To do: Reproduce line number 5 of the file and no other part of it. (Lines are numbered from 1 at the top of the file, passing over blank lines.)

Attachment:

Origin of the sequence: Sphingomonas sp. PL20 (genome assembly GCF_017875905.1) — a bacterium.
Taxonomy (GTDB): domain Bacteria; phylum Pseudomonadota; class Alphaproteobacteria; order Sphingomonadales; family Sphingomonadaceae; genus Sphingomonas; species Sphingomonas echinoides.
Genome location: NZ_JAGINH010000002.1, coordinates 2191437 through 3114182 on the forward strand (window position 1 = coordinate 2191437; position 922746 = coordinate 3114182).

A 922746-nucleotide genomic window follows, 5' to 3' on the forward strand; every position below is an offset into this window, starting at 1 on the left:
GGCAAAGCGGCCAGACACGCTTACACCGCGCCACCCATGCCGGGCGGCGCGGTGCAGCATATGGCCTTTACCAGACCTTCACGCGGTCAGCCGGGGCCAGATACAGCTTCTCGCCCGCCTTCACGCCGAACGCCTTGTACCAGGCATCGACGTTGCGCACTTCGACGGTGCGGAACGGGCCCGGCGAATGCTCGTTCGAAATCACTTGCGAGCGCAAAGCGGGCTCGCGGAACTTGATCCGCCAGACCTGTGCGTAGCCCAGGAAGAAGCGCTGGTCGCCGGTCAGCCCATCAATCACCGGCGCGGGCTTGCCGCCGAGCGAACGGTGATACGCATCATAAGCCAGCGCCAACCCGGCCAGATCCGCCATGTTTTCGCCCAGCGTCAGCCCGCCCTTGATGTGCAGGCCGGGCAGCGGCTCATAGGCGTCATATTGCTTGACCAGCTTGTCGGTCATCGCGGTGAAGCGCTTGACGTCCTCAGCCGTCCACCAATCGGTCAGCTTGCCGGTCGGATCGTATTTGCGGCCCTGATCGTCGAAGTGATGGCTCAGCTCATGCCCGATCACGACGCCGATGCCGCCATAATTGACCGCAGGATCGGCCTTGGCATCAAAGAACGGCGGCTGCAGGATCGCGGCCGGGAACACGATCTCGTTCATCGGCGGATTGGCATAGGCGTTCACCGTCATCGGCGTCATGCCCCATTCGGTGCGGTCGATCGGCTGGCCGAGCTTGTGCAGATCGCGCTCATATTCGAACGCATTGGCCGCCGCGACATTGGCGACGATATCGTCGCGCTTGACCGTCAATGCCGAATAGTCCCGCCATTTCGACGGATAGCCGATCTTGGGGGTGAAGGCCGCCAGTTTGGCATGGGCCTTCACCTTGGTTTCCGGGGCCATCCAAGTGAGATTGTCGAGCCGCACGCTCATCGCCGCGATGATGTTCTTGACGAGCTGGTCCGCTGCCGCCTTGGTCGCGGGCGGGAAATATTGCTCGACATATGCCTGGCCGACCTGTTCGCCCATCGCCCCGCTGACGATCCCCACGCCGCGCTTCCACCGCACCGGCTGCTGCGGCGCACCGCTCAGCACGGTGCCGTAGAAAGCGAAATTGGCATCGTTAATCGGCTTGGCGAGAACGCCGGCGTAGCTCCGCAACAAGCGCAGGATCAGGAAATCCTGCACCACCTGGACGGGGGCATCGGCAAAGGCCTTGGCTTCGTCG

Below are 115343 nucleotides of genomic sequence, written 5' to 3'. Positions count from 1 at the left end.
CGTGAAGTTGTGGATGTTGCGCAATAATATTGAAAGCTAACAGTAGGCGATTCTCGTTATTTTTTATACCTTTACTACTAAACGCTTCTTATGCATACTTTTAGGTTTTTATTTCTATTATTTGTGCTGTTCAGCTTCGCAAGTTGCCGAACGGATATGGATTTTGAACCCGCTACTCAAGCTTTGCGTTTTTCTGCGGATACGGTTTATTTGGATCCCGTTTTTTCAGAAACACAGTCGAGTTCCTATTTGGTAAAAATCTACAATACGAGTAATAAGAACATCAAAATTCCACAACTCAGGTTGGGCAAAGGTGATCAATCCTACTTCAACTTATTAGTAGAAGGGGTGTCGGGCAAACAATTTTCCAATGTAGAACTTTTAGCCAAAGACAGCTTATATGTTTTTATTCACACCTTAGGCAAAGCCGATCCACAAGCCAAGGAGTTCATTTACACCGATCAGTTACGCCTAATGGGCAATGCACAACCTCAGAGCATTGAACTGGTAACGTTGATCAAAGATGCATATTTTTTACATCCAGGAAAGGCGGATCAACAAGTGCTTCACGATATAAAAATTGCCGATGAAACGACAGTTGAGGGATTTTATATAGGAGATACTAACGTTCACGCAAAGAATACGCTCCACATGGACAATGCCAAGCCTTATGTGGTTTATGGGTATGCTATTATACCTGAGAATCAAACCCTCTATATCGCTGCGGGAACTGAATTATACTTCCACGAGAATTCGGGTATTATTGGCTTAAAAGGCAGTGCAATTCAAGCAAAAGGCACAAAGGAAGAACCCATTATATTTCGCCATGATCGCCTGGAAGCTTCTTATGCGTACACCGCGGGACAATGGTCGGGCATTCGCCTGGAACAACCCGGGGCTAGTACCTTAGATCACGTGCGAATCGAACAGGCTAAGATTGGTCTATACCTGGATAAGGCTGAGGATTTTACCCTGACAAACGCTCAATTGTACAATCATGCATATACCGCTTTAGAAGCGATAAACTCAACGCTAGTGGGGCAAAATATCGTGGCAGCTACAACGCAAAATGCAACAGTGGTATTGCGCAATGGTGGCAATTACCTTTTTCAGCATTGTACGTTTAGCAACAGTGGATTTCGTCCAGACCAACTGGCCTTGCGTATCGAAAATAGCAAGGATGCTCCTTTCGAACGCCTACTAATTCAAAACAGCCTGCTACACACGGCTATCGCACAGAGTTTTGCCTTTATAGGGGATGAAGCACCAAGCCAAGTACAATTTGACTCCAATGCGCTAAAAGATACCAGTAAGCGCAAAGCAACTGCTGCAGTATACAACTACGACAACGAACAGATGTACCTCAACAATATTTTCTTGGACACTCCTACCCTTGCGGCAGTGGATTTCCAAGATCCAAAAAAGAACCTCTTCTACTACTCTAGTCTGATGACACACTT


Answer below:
GGCAAAGCGGCCAGACACGCTTACACCGCGCCACCCATGCCGGGCGGCGCGGTGCAGCATATGGCCTTTACCAGACCTTCACGCGGTCAGCCGGGGCCAGATACAGCTTCTCGCCCGCCTTCACGCCGAACGCCTTGTACCAGGCATCGACGTTGCGCACTTCGACGGTGCGGAACGGGCCCGGCGAATGCTCGTTCGAAATCACTTGCGAGCGCAAAGCGGGCTCGCGGAACTTGATCCGCCAGACCTGTGCGTAGCCCAGGAAGAAGCGCTGGTCGCCGGTCAGCCCATCAATCACCGGCGCGGGCTTGCCGCCGAGCGAACGGTGATACGCATCATAAGCCAGCGCCAACCCGGCCAGATCCGCCATGTTTTCGCCCAGCGTCAGCCCGCCCTTGATGTGCAGGCCGGGCAGCGGCTCATAGGCGTCATATTGCTTGACCAGCTTGTCGGTCATCGCGGTGAAGCGCTTGACGTCCTCAGCCGTCCACCAATCGGTCAGCTTGCCGGTCGGATCGTATTTGCGGCCCTGATCGTCGAAGTGATGGCTCAGCTCATGCCCGATCACGACGCCGATGCCGCCATAATTGACCGCAGGATCGGCCTTGGCATCAAAGAACGGCGGCTGCAGGATCGCGGCCGGGAACACGATCTCGTTCATCGGCGGATTGGCATAGGCGTTCACCGTCATCGGCGTCATGCCCCATTCGGTGCGGTCGATCGGCTGGCCGAGCTTGTGCAGATCGCGCTCATATTCGAACGCATTGGCCGCCGCGACATTGGCGACGATATCGTCGCGCTTGACCGTCAATGCCGAATAGTCCCGCCATTTCGACGGATAGCCGATCTTGGGGGTGAAGGCCGCCAGTTTGGCATGGGCCTTCACCTTGGTTTCCGGGGCCATCCAAGTGAGATTGTCGAGCCGCACGCTCATCGCCGCGATGATGTTCTTGACGAGCTGGTCCGCTGCCGCCTTGGTCGCGGGCGGGAAATATTGCTCGACATATGCCTGGCCGACCTGTTCGCCCATCGCCCCGCTGACGATCCCCACGCCGCGCTTCCACCGCACCGGCTGCTGCGGCGCACCGCTCAGCACGGTGCCGTAGAAAGCGAAATTGGCATCGTTAATCGGCTTGGCGAGAACGCCGGCGTAGCTCCGCAACAAGCGCAGGATCAGGAAATCCTGCACCACCTGGACGGGGGCATCGGCAAAGGCCTTGGCTTCGTCG